I kept N and S home with me on Monday, though N still wasn't exhibiting any symptoms, to keep this thing from spreading beyond our house. I threw up again on Monday morning and felt fairly crummy all day, but by Tuesday evening, everyone seemed on the mend. N went to school on Tuesday, and S would have except he suddenly threw up in the morning. He was fine the rest of the day and went back to school on Wednesday. N, however, finally succumbed and was complaining of a stomach ache Tuesday night and Wednesday morning, so I let him stay home again on Wednesday. Hopefully that'll be the end of it!
The stomach flu seems interminable and unsurvivable when it's making its way through your family, but the good news is that it typically only lasts a day or two, and if you keep up the fluids, everyone should recover quickly.
Information on Nursing with Stomach Flu
If your breastfed baby is vomiting or has diarrhea due to a stomach virus, you may continue breastfeeding him normally. Breastmilk is soothing to the throat and stomach and will not upset the stomach further. It will help to replace vital nutrients and fluids lost through vomiting and diarrhea and can be his only source of food as long as he is ill, even if he is older and usually takes solids. Breastmilk is processed quickly by the body, so even if he vomits up some of the milk, if as little as 10 minutes have gone by, he's likely absorbed at least some of the fluids and nutrients from that feeding. You may want to wait 30 to 60 minutes after vomiting to offer the breast, if the baby can wait, to ensure that the stomach has settled and to maximize absorption of fluids.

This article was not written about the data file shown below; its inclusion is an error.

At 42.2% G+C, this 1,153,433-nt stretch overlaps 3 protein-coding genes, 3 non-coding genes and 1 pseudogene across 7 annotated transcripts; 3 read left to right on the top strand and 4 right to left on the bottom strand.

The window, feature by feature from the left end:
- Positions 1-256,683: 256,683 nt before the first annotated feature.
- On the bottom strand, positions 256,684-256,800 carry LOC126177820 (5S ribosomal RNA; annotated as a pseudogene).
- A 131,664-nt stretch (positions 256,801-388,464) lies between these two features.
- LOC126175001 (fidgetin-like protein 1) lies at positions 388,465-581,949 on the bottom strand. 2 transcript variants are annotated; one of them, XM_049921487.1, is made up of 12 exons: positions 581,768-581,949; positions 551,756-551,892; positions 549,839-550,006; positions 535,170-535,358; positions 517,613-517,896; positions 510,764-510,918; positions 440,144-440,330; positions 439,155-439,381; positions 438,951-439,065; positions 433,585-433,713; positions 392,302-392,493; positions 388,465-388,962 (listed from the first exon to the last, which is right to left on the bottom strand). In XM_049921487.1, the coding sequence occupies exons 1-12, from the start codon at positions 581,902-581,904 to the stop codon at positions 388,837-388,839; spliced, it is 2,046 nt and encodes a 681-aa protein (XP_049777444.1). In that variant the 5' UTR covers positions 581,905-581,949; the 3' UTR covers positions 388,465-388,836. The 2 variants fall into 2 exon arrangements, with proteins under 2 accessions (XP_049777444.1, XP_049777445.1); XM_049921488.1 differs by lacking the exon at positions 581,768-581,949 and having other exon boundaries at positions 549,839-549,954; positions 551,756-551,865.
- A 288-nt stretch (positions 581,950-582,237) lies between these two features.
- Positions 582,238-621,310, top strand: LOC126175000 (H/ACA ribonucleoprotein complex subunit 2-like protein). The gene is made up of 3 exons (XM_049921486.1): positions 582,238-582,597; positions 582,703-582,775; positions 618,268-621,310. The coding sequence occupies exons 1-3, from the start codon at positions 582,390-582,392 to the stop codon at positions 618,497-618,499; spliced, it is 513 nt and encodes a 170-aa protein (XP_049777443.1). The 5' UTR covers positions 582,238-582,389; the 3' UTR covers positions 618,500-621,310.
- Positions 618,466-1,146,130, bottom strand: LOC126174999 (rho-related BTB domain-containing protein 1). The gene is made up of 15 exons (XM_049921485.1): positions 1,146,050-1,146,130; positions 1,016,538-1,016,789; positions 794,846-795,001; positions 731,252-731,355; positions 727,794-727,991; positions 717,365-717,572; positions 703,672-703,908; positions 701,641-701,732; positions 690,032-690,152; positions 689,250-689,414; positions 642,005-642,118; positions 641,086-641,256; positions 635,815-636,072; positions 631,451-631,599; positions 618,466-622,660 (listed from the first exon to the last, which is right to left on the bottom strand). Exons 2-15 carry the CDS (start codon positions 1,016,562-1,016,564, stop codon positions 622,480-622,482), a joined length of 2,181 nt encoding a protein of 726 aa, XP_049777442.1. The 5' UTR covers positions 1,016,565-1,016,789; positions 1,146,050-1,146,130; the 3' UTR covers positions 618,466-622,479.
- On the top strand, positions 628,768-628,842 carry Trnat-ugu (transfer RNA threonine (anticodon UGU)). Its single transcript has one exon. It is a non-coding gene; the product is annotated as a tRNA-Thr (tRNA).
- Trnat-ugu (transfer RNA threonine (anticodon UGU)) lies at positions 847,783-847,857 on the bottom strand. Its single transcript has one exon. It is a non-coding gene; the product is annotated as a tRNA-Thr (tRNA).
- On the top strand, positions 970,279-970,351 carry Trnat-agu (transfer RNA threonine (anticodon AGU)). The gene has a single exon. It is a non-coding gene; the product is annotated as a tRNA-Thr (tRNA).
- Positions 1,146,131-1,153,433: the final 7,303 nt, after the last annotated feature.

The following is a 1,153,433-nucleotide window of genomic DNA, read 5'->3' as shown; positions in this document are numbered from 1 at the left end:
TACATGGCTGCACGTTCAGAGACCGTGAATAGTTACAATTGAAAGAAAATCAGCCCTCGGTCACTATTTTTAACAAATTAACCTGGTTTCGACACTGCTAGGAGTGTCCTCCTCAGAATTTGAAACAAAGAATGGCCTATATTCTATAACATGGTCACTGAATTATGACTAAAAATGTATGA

If you are vomiting or have diarrhea and are nursing a baby, it is very important that you stay hydrated. Drink small amounts of Gatorade or other hydrating fluids frequently. Even if you are not able to keep solid foods down, you can still produce milk to nourish your baby. Breastfeeding requires additional fluids, so be extra sure to drink as much as you can. You may experience a temporary dip in your supply if you do become dehydrated. When you recover, simply continuing to nurse your baby on demand should quickly bring your supply back up. If you continue to experience low supply after recovering from a bout of vomiting and/or diarrhea, you may want to try increasing your fluid intake and eating foods that encourage milk production such as whole oatmeal. If the supply dip is severe, pumping immediately after a feeding can help stimulate additional milk production as well. If you are concerned about your milk supply after an illness, you can also contact a lactation consultant for advice on regaining your supply.